of God” (Gen. 5:1). We may find it challenging to love our neighbors,
but we bear a common lineage and a shared mandate to see the divine
image in them. As Rabbi Jonathan Sacks writes:
Every great faith has within it harsh texts which, read literally, can be taken
to endorse narrow particularism, suspicion of strangers and intolerance
toward those who believe differently than we do. Every great faith also has
within it sources that emphasize kinship with the stranger, empathy with
the outsider, and courage that leads people to extend a hand across boundaries
of estrangement and hostility. The choice is ours. Will the generous
texts of our tradition serve as interpretative keys to the rest, or will the
abrasive passages determine our ideas of what we are called to do? . . . I
believe we are being called by God to see in the human other a trace of the
Interreligious outreach is consistent with our core Jewish values and
ideals. It is not only the righteous course of action; it is the intelligent
course of action. Worldwide, the Jewish population is estimated to be 0.22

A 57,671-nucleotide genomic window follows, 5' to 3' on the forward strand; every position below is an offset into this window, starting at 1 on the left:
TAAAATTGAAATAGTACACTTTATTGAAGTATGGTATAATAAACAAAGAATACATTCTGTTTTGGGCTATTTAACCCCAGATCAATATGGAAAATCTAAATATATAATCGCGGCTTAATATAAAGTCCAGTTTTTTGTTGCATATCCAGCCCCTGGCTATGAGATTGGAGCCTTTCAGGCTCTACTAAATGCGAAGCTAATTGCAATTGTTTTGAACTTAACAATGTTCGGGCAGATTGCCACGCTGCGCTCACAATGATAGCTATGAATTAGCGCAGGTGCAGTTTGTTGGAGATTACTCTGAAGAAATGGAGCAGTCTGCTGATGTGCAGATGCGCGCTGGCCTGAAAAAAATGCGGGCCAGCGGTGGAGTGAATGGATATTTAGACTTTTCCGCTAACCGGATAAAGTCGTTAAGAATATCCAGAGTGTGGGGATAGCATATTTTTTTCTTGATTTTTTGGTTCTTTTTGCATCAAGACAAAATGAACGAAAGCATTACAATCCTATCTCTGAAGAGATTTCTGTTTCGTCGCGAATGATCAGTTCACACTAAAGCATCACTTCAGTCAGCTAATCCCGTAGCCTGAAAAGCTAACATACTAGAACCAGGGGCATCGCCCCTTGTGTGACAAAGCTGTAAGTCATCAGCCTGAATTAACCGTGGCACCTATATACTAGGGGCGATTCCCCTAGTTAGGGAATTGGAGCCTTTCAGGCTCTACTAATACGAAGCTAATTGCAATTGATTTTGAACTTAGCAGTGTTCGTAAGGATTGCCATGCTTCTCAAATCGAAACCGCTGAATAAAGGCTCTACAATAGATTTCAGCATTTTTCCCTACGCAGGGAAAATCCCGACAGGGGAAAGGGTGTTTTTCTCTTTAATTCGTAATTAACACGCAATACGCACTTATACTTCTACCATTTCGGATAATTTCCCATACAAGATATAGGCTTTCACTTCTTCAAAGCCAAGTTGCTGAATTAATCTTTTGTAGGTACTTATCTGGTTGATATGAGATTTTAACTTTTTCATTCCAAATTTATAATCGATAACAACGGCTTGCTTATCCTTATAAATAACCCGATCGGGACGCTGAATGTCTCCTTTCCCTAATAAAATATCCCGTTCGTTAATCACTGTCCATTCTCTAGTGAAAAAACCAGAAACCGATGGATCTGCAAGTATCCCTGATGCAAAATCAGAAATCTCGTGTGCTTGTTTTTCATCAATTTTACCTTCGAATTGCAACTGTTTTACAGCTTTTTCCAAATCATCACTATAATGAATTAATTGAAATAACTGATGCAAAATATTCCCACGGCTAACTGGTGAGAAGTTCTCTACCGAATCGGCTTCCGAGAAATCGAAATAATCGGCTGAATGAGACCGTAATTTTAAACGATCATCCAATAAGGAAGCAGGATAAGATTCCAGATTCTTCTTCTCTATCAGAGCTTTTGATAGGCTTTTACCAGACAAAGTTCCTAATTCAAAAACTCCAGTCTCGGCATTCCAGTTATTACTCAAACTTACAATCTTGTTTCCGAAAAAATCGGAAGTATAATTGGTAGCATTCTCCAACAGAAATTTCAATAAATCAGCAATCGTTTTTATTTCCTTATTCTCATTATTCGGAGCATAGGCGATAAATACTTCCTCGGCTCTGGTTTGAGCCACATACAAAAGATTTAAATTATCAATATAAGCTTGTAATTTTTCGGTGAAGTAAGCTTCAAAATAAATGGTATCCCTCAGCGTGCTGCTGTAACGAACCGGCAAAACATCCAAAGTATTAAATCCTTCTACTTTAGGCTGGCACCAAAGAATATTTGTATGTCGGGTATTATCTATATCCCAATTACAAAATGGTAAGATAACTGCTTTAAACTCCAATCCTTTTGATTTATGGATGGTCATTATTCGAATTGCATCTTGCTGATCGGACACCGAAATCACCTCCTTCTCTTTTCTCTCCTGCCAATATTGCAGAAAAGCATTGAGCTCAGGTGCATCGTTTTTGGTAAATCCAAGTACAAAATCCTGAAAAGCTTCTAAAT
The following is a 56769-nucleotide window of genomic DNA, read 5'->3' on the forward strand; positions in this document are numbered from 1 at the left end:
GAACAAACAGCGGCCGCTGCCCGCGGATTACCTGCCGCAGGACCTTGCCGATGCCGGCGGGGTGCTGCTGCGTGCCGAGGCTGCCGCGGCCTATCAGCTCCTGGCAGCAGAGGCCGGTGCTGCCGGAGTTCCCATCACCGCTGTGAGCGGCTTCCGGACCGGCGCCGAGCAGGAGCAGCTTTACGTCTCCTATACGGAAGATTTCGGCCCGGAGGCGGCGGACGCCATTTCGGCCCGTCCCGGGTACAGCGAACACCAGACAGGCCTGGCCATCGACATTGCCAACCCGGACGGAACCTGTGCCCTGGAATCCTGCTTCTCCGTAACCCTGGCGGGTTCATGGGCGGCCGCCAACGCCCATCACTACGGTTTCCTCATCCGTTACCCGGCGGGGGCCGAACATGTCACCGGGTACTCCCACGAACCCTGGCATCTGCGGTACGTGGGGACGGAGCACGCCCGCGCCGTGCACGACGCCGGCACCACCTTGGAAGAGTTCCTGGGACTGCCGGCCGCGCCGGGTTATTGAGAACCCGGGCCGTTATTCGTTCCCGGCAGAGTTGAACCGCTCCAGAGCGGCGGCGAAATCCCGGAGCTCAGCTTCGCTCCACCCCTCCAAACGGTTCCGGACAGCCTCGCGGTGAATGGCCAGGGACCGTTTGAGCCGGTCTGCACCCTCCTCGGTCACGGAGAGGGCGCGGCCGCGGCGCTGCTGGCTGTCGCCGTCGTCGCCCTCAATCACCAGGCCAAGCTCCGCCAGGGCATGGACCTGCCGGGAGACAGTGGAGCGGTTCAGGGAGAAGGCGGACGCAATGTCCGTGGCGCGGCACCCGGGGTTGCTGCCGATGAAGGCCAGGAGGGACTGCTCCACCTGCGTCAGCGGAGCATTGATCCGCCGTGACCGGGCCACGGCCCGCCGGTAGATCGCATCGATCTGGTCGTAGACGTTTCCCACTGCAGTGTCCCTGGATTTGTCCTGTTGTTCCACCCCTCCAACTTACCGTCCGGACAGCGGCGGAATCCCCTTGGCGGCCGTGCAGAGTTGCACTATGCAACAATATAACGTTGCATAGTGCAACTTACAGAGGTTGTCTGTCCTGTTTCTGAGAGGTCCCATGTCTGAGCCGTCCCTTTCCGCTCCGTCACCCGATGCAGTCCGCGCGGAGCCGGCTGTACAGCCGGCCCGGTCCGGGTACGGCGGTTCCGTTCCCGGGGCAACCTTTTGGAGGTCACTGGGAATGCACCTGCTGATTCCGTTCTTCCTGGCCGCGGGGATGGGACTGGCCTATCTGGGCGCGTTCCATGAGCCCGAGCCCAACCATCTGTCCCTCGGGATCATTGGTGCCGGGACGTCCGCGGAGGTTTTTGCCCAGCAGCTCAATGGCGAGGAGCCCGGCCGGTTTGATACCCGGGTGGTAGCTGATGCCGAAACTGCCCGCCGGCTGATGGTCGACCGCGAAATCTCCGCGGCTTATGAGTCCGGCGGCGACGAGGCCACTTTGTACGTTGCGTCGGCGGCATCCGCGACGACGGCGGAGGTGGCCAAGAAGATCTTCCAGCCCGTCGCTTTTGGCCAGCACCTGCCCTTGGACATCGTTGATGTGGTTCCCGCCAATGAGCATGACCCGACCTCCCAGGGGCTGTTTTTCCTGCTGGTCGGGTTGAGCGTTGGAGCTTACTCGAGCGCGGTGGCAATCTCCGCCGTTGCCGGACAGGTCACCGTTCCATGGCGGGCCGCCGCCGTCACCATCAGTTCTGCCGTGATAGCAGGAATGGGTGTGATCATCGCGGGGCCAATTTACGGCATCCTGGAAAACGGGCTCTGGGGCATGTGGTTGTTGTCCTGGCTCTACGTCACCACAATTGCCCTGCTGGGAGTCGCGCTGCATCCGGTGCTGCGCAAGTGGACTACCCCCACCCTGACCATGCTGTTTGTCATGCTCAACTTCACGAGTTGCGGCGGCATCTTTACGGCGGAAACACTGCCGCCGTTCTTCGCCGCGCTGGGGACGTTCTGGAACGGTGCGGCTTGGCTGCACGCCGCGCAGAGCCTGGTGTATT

percent of the global population.4 Utilizing the core definition of Jewish
identity in the Pew Research Center’s 2013 Survey of U.S. Jews, Jews con-
stitute 2.2 percent of the adult U.S. population.5 In my own city, the large
and vibrant Jewish community represents 4 percent of the population of
metropolitan Los Angeles.
One need only do the math of the demographic equations to recognize
the import of interfaith engagement. Since its founding in 1906, the
American Jewish Committee (AJC) has placed special emphasis on
advancing interreligious and intergroup relations in America and across
the globe. AJC leaders understand that the well-being of the Jewish community
is tied to that of other faith groups. Whether our interfaith outreach
is prompted by enlightened self-interest, altruism, or both factors,
we serve the Jewish people well when we engage our neighbors in discourse,
education, and advocacy.
Today we find a seemingly endless array of programs and projects in
the interreligious arena. Prof. Sheryl Kujawa-Holbrook of Claremont
School of Theology identifies four models of interreligious encounter,
which she calls dialogues of life, action, spiritual experience, and understanding.
6 Interfaith programs include bilateral (e.g., Catholic-Jewish) and
multilateral (e.g., Christian-Jewish-Muslim) conversations, joint religious
celebrations and worship services, text study, social action projects, pulpit